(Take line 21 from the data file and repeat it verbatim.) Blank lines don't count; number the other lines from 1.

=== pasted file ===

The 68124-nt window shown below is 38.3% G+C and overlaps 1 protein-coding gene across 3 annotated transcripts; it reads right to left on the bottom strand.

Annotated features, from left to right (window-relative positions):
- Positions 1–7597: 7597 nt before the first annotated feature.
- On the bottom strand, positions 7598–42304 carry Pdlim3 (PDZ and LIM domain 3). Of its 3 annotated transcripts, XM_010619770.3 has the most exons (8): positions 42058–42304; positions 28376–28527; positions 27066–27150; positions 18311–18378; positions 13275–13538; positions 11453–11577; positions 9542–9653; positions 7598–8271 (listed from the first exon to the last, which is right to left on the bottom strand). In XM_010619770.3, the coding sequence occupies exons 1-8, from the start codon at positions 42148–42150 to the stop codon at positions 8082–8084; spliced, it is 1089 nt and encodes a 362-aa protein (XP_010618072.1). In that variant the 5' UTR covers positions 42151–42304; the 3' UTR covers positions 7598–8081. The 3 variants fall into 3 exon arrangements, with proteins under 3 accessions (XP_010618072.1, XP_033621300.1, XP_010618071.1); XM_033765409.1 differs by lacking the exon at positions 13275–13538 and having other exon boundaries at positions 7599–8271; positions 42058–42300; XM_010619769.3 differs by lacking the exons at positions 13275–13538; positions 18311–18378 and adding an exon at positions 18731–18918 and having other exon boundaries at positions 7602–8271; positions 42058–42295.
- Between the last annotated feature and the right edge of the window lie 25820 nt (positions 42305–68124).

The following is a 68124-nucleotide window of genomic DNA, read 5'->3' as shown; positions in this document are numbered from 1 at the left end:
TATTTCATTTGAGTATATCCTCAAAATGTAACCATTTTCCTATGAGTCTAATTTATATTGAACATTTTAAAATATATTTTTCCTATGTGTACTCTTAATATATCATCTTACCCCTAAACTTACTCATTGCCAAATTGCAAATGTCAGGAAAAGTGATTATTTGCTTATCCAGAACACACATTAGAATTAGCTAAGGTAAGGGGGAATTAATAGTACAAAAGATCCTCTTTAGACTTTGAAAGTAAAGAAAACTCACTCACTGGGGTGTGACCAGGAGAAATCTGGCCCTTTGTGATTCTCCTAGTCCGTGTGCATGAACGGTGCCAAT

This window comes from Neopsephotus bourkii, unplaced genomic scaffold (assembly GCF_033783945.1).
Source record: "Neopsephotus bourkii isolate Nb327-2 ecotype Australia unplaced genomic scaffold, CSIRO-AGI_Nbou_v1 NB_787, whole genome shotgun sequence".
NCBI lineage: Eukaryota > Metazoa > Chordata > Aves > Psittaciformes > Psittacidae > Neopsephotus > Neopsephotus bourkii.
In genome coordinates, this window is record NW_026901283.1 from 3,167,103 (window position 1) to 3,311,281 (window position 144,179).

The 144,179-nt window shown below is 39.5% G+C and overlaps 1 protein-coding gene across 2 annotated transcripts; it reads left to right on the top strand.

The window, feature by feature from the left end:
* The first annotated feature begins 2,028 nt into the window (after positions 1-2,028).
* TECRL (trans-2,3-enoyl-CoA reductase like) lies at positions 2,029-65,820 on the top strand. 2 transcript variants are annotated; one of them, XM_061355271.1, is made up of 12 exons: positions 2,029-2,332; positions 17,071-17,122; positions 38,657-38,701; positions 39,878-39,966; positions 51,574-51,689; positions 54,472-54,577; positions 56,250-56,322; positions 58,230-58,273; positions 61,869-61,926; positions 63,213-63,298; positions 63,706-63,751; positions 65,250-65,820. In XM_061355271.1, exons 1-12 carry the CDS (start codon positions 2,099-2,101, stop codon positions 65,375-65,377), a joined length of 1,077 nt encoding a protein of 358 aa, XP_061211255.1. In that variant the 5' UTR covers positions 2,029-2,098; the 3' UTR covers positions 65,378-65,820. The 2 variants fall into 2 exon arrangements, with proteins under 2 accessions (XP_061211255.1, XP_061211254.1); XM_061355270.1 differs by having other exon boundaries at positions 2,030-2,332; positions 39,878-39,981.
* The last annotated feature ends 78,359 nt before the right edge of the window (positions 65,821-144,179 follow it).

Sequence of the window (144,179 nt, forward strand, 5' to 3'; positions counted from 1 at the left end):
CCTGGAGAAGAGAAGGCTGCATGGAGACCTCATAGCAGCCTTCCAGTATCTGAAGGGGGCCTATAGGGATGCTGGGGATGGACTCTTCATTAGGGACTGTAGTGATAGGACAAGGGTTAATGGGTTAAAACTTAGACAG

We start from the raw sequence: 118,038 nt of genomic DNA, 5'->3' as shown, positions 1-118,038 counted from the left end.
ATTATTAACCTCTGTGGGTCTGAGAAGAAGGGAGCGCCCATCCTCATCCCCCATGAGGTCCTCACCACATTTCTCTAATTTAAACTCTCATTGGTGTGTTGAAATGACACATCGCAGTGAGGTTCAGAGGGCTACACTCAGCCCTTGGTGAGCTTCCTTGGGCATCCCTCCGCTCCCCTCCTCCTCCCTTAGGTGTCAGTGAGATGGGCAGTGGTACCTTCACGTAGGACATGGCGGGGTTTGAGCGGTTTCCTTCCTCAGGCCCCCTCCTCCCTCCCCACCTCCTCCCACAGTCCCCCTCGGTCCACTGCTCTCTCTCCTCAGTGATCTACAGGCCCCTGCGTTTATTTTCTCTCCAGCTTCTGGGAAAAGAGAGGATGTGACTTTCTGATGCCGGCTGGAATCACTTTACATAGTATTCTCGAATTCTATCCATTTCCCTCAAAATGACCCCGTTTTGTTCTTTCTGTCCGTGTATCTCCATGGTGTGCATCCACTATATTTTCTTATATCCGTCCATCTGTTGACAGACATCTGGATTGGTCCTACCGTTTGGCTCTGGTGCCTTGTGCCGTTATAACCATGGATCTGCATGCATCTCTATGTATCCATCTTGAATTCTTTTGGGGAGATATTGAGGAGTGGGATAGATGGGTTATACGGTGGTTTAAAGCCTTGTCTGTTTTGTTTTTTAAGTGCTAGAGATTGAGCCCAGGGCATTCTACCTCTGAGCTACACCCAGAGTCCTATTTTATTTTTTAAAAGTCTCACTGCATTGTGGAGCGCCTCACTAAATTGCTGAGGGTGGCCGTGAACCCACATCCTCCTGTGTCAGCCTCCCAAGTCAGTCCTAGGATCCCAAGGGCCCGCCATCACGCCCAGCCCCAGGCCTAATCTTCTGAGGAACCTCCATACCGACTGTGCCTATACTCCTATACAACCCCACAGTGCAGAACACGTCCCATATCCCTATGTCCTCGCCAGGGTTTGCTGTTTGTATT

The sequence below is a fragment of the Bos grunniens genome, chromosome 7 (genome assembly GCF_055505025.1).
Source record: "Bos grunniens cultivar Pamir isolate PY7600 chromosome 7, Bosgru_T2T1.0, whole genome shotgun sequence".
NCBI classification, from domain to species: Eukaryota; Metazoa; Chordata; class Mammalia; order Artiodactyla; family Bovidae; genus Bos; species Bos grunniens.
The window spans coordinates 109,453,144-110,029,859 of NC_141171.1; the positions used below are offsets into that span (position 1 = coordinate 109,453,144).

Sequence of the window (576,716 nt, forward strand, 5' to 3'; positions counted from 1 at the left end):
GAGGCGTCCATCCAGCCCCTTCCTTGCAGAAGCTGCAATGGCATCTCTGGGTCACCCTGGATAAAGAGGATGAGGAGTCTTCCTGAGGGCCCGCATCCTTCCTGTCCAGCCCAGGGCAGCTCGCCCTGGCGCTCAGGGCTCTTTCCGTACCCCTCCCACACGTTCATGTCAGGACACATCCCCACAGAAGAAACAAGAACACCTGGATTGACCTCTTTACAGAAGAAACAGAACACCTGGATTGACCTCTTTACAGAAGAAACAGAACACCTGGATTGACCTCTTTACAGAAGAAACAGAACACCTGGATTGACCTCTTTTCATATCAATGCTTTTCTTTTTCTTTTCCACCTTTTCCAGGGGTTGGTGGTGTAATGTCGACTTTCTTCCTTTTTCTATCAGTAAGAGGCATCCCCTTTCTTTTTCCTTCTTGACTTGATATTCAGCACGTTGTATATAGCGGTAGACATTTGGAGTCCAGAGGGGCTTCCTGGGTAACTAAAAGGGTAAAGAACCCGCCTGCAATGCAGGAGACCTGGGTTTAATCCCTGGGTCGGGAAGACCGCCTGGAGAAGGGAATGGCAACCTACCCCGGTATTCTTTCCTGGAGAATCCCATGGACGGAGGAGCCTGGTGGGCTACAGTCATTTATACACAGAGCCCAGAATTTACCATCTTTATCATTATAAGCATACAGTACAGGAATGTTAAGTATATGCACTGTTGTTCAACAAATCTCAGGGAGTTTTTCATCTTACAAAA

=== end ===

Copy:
The sequence below is a fragment of the Bos grunniens genome, chromosome 7 (genome assembly GCF_055505025.1).